While I’ve occasionally crafted advertising copy for ads appearing in local publications and trade magazines, last year I landed a wonderful opportunity to write a two-page advertorial that appeared in the July/August issue of The Atlantic.
From May to July 2012, I worked with The Atlantic on an integrated marketing campaign that involved attending the magazine’s Technologies in Education Forum, which I live-tweeted, and then writing 18 posts for a sponsored blog (entitled Workforce of Tomorrow) over the next two months. The sponsor of the blog hub was The Apollo Group (parent company to the University of Phoenix), and the marketing package included a two-page advertorial in the print magazine.
I probably don’t have the temperament to work at an ad agency, but I did my best to channel my inner Peggy Olson and deliver top-notch copy. The biggest challenge was that due to design and print production deadlines, the advertorial had to be written long before I had begun working on the blog (or even attended the Tech in Ed event). The two-page ad was designed to promote The Apollo Group and drive traffic to the online hub.
Click on the image of the ad below to view a full-size PDF.
I frequently do work for my friends at DC Access (a local Internet Service Provider that offers Wifi in DC). Recently, they launched a new business venture called HillAds, which is a hyper-local online advertising network. I helped Martha Huizenga, partner at DC Access, put together a sales flier (I wrote about that project here), and then we worked together on this promotional postcard.
As with the flier, Martha wanted to lay this piece out in-house to save on design costs, so in addition to coming up with some clever copy, I was tasked with developing a visual concept for the piece that could utilize stock images. After exploring several avenues, the idea I proposed was using three side-by-side photos related to subway (Metro) stations – one in Paris, one in Alexandria, VA (part of the DC metropolitan area), and then one on Capitol Hill – to drive home the idea of HillAds being a hyper-local approach to online advertising that targets people who live and work on the Hill.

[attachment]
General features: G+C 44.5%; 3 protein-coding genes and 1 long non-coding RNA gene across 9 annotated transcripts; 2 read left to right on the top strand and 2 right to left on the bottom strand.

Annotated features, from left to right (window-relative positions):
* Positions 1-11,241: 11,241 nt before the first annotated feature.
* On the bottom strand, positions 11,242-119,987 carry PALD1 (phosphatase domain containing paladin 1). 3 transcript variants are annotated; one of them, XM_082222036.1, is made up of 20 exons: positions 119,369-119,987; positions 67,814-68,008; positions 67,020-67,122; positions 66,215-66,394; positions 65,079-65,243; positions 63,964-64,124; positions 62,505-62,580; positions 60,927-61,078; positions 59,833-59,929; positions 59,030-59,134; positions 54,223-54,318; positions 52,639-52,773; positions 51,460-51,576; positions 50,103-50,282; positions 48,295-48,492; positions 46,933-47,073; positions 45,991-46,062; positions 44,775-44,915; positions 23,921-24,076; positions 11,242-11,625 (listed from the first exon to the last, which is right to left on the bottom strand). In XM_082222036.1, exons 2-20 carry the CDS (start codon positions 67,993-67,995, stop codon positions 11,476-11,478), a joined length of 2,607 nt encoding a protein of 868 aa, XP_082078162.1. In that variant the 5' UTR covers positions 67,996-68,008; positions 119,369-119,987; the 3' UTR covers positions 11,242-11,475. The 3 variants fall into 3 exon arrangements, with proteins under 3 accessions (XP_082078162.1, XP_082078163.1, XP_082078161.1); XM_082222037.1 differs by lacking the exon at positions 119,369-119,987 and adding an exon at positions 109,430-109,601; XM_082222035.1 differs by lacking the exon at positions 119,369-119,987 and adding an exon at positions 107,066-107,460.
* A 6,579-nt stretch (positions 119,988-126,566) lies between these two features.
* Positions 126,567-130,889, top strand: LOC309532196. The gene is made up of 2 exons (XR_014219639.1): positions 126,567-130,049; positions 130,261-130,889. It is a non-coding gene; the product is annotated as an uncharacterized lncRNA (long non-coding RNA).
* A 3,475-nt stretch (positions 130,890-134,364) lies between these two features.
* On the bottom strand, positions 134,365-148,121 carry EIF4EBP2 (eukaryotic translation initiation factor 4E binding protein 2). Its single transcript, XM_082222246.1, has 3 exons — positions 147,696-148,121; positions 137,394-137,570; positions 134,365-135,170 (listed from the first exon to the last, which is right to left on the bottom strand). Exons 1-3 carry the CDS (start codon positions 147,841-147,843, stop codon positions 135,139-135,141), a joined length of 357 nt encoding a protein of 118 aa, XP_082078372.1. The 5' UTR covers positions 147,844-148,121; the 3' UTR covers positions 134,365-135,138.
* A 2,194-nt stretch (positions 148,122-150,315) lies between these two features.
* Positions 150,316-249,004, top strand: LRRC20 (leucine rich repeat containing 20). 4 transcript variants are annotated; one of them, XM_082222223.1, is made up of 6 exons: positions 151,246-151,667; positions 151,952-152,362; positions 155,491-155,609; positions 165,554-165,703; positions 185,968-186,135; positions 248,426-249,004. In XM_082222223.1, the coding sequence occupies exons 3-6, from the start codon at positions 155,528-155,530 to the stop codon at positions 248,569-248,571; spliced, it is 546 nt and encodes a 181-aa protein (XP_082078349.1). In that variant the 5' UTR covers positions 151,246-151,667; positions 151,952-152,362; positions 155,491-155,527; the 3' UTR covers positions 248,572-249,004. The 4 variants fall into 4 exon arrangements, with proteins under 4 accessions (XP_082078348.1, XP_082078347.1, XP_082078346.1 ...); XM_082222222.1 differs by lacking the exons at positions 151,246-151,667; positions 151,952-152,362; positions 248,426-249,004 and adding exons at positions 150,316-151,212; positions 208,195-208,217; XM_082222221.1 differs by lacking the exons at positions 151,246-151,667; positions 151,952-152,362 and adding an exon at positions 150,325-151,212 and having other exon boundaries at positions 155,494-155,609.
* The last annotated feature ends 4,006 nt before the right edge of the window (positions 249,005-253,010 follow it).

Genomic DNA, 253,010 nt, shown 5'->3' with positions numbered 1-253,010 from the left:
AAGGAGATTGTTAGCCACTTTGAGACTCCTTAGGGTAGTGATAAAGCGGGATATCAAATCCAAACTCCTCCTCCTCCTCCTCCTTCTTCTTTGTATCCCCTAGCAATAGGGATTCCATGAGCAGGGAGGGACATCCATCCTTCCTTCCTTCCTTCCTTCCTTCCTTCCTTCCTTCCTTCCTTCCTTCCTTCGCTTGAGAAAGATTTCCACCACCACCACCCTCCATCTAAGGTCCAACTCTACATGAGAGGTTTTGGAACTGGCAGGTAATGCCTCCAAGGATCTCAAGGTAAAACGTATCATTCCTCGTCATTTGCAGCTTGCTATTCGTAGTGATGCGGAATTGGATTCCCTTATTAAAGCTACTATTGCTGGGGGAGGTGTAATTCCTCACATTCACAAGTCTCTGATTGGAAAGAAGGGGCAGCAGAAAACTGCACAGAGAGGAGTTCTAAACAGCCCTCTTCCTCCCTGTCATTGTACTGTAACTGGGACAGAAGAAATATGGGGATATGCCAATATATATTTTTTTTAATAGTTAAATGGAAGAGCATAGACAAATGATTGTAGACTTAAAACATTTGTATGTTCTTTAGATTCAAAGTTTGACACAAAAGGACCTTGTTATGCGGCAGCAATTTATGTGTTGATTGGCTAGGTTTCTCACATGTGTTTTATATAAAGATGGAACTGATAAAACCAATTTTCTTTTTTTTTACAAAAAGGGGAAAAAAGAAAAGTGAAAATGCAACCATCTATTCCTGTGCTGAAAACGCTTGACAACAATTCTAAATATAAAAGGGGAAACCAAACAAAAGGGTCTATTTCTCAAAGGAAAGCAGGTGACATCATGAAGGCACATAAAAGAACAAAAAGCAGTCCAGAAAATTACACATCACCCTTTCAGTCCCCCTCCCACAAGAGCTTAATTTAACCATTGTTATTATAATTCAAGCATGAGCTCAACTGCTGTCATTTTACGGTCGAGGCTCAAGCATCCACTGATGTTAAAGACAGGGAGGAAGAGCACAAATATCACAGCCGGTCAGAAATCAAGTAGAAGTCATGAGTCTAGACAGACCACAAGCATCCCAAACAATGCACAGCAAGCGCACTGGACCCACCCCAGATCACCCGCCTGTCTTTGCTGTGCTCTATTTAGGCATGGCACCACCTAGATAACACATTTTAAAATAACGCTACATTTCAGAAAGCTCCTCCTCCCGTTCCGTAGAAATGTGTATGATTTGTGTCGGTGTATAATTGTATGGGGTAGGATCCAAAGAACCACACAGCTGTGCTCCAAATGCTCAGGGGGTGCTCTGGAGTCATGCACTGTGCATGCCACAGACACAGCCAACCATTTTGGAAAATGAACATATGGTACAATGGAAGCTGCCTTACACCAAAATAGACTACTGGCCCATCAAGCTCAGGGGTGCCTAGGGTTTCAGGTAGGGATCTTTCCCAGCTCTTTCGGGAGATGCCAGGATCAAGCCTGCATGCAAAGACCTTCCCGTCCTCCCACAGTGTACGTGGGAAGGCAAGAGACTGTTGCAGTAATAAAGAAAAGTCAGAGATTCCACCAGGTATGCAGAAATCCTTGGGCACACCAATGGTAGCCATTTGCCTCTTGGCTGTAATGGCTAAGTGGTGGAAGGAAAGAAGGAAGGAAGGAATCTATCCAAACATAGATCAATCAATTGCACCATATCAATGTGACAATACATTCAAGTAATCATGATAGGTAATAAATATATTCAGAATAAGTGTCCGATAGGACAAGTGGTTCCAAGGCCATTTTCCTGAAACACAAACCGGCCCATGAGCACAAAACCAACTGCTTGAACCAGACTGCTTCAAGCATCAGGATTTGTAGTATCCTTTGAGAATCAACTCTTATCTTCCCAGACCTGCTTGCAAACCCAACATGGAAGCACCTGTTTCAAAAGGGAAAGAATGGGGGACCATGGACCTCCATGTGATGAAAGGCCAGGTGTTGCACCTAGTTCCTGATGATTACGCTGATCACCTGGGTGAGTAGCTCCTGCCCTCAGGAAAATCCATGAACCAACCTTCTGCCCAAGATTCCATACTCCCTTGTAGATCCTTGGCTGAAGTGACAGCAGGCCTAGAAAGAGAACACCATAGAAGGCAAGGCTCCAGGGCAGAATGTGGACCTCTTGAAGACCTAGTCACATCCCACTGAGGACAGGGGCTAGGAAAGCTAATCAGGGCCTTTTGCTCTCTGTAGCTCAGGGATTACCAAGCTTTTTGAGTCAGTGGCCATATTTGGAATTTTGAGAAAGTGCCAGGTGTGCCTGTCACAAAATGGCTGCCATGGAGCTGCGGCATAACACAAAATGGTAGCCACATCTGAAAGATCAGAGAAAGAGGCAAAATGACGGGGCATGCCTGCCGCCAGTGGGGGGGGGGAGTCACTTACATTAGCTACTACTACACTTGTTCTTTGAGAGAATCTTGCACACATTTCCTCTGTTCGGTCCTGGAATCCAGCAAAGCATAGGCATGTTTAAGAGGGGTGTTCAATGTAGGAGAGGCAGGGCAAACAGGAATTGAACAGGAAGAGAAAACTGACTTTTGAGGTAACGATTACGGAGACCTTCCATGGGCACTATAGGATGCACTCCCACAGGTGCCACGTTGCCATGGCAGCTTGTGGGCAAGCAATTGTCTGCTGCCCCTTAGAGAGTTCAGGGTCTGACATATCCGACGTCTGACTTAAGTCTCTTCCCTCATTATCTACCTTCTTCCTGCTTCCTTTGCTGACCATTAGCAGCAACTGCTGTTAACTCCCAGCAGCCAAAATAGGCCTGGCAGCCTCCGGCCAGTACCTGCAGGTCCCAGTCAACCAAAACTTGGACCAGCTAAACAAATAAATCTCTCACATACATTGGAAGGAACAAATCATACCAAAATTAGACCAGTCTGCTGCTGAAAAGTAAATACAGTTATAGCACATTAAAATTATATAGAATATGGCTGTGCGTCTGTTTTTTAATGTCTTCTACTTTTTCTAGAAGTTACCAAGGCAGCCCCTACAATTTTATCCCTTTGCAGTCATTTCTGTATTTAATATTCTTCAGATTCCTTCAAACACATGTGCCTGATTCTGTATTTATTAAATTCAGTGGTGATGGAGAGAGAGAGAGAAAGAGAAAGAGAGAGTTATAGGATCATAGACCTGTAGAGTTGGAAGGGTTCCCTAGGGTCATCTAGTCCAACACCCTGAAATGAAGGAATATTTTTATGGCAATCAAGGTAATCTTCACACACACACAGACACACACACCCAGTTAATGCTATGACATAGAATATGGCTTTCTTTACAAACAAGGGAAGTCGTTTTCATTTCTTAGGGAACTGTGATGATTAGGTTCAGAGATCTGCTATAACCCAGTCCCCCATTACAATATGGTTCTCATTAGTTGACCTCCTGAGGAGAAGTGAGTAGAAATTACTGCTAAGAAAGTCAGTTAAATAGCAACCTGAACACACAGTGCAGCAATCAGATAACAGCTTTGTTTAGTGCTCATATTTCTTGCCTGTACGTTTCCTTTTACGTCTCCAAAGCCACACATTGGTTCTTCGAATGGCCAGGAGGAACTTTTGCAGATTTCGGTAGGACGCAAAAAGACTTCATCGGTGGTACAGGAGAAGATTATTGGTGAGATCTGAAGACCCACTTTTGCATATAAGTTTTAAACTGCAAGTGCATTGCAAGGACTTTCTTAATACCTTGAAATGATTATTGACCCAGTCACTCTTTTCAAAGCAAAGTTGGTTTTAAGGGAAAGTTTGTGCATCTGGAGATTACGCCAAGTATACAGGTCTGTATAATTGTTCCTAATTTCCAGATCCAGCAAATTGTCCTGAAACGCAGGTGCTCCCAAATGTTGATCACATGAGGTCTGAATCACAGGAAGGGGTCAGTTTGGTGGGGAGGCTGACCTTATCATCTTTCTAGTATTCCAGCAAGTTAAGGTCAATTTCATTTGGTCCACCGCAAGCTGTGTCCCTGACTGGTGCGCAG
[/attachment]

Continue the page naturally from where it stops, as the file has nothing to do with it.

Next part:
I was able to locate inexpensive rights-free photos, and I did a rough mock-up of the layout, along with the copy, which Martha then recreated and refined (including consulting with a designer about color and fonts).The result is a cost-effective postcard with a playful design that poses a question to which HillAds is the answer.
This postcard is unusual because there is no branding on the front – the business isn’t named and there isn’t a logo. I wouldn’t always recommend this approach, but the point was to draw people in with an interesting combo of images, pique their curiosity with the copy (which focuses a common pain point for local businesses), and get them to turn the postcard over to learn about a new service that solves the dilemma posed on the front.
Click on the image of the postcard to see a larger version.
In 2011, I worked with Tacklebox Marketing on a trade magazine advertisement for D.A. Davidson & Co., a Kansas City firm that provides financing and underwriting for public projects in municipalities and water districts across Missouri.
The firm’s previous ad contained a lot of great information, but it wasn’t very engaging visually. We saw the opportunity to highlight some of the firm’s key selling points by developing a stronger conceptual frame that would allow the words and images to work together in order to better reach the target audience.
I really enjoy working on projects like this, where the word count is limited and the challenge is to find a good hook and then choose just the right words. Since this branch of the firm only serves clients in Missouri, that allowed me to work on a Missouri-specific theme, which naturally led to the “Show Me State.” Then the trick was to work with that familiar moniker without sounding clichéd (among other things, this phrase appears on the state’s license plates).
I think we struck just the right balance, thanks in large part to great design work by David Tierney. The ad is a two-page spread and it conveys quite a bit of information, but the design pulls your eye to key points and keeps the ad from feeling overwhelming. I think it has great texture and visual appeal, from the sepia-colored map in the background that supports the “across Missouri” messaging, to the clean, well-balanced layout that makes the information easy to access and understand.
Click on the image of the ad to view a larger version.